The whole system did not collapse because it got too repressive and the people had had enough, but did so when the class compromise ceased to be socially productive — especially when it could not stand the pressure of a world market dominated by a much more dynamic West.
Since we wrote the first version of Capitalism & Communism in 1972, the (mainstream or “deep”) ecological critique of capitalism has become fairly common. “Anti-industrialism” was born in the “rich” West where the excesses of consumption and waste are plain to see. But it is bound to develop in the often impoverished Eastern European countries, where the unfettered “growth of the productive forces” also results in catastrophe: Tchernobyl happened before Fukushima.
The anti-industrial critique points to an essential element of capitalism, but eventually misses the issue as a whole.
Industry is certainly at the centre of the world we now live in and it is hard to imagine a non-industrial capitalism. The “post-industrial society” is a myth now as it was in 1970. Yet industry is not the centre of capitalism. We are not faced with a self-propelled freewheeling megamachine, but with a relationship between labour and capital, which is both cause and effect of a techno-bureaucratic-industrial runaway on a collision course with the future. This escalation or illimitation is not self-fuelled, though (no more than spectacle in the situationist sense is). The megamachine’s prime mover is the capital/labour relation. Even before it was privatized and turned into a multinational, the French State-owned electricity board EDF, one of the best (i.e. worst) illustrations of bureaucratic technostructure and a highly successful lobbyist for nuclear power, had to abide by the constraints of labour productivity and profitability. Big business only wants more factories and machines if they bring in more value: otherwise, it leaves them to rot, moves elsewhere or stays idle. Capitalism needs inventors but decisions are made by investors.
(Likewise, it would be equally wrong to regard money as the prime mover of the present world. Money is everywhere, but it is not the core of the system. What is essential is the creation and accumulation of value via productive labour. Money comes from (and goes to) where it directly or indirectly commands proletarians at work. Bankers live off bricklayers, not the other way round.)
The tendency to illimitation goes back a long time in human history, and for better or worse manifested itself in all sorts of ways : pyramid and empire building, religion, art, etc. Industry and wage-labour gave it an unprecedented momentum: with the existence of labour as a commodity – which implies a relatively free market – came the obsession with maximum productivity, labour time-saving, money as an endless flow, mass consumption and planned obsolescence. Today it is capital that structures illimitation. We will not dismantle the bureaucratic-military-industrial complex by taking on the industrial monster, hyperproduction and overconsumption as such. We will only get rid of them by getting rid of the money world and value system based on wage-labour.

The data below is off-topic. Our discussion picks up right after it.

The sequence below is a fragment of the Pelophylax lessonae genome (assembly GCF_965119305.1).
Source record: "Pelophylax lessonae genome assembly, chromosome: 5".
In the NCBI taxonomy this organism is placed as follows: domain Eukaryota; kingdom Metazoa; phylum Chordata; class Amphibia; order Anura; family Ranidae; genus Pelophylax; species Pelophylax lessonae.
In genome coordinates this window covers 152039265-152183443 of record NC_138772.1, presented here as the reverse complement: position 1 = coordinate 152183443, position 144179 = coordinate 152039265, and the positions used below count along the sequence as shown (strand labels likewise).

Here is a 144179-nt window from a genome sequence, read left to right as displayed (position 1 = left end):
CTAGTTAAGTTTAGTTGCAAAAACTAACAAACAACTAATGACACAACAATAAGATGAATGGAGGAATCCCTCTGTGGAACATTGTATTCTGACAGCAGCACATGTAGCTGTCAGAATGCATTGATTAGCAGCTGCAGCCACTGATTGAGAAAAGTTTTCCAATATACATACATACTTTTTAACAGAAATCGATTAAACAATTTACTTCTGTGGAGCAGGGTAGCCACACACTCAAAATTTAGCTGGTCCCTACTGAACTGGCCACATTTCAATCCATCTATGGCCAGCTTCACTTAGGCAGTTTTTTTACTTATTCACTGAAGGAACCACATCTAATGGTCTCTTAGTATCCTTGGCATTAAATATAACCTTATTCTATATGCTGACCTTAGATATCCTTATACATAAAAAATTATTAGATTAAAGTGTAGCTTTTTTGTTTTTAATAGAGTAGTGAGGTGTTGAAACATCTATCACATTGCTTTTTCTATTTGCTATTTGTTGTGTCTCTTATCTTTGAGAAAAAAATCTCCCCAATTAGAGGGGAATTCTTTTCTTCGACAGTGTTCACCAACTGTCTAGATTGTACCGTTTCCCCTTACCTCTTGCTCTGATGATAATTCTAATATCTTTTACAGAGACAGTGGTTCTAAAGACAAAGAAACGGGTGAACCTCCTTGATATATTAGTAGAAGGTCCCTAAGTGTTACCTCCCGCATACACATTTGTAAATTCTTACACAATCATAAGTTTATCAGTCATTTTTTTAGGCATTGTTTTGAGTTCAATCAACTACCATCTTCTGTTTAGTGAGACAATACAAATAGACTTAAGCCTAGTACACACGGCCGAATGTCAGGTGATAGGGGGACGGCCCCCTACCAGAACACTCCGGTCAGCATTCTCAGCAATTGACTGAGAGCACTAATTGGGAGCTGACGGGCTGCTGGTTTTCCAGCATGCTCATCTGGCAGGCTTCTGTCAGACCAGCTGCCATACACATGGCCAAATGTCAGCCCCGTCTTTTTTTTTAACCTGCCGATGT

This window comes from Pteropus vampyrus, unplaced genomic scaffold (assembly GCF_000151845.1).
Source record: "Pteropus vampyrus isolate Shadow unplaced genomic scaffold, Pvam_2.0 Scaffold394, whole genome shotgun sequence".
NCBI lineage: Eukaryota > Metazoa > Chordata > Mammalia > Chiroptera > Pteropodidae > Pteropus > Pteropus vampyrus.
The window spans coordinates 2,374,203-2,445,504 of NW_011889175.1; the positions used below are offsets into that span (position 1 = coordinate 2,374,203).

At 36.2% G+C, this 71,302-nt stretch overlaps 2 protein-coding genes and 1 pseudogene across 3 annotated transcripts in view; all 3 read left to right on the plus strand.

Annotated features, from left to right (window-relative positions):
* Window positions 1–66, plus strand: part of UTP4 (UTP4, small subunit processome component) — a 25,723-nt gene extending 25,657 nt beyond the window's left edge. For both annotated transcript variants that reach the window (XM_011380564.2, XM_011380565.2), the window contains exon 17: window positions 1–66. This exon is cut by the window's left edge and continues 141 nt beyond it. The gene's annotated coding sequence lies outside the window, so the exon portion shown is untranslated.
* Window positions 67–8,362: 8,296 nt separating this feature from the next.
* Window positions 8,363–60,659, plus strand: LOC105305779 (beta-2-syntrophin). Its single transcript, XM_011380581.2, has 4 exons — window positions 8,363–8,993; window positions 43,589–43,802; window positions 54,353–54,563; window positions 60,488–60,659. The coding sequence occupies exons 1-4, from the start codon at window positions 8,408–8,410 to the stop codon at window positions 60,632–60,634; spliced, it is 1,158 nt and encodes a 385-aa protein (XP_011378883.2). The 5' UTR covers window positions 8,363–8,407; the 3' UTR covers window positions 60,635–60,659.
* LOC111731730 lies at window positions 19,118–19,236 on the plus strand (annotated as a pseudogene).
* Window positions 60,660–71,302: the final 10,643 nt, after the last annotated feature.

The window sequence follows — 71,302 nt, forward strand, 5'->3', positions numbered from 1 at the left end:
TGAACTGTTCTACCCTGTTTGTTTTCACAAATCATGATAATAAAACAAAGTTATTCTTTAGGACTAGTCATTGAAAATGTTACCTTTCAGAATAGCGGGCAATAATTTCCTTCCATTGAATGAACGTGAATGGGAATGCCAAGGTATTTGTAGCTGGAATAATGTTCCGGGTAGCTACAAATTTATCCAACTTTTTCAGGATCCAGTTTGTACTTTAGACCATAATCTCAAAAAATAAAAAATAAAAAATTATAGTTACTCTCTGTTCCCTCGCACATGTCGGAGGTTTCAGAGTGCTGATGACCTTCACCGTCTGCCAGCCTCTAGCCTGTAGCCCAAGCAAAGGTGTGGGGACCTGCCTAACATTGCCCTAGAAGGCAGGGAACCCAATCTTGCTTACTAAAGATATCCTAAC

An ecologically-reformed capitalism is impossible. Let us have no illusion about de-growth, non-growth or un-growth. Capitalism is escalation: it does not des-escalade. Self-control is not a capitalist habit or virtue.
Class & class struggle
The capital/labour relation rules the present world, yet other lesser rulers often come centre stage, in the heart of Africa as in New York. In any case, the emphasis on class or class struggle is not our focal point. A. Smith (1776) and D. Ricardo (1817) acknowledged the coexistence of classes. In the early 19th century, lucid bourgeois historians interpreted the French revolution as a nucleus of class conflicts (see Marx’s letter to J. Weydemeyer, March 5, 1852). The persistence of class struggle (or its exacerbation) does not depend on us. It is no use endlessly proving the permanence of a confrontation that is plain to see. Our “problem” is not that it exists or not, but that it could end, by a communist revolution that has to arise in a society shaped and torn by the interaction of proletarians and bourgeois. Our concern is a class struggle that will be able to produce something else than its own continuation.
Is there a contradiction here, and a major one ?
YES. But the real question is whether this contradiction cannot be solved… or can be.
So where are those proletarians ?
Are there not fewer and fewer factory workers ?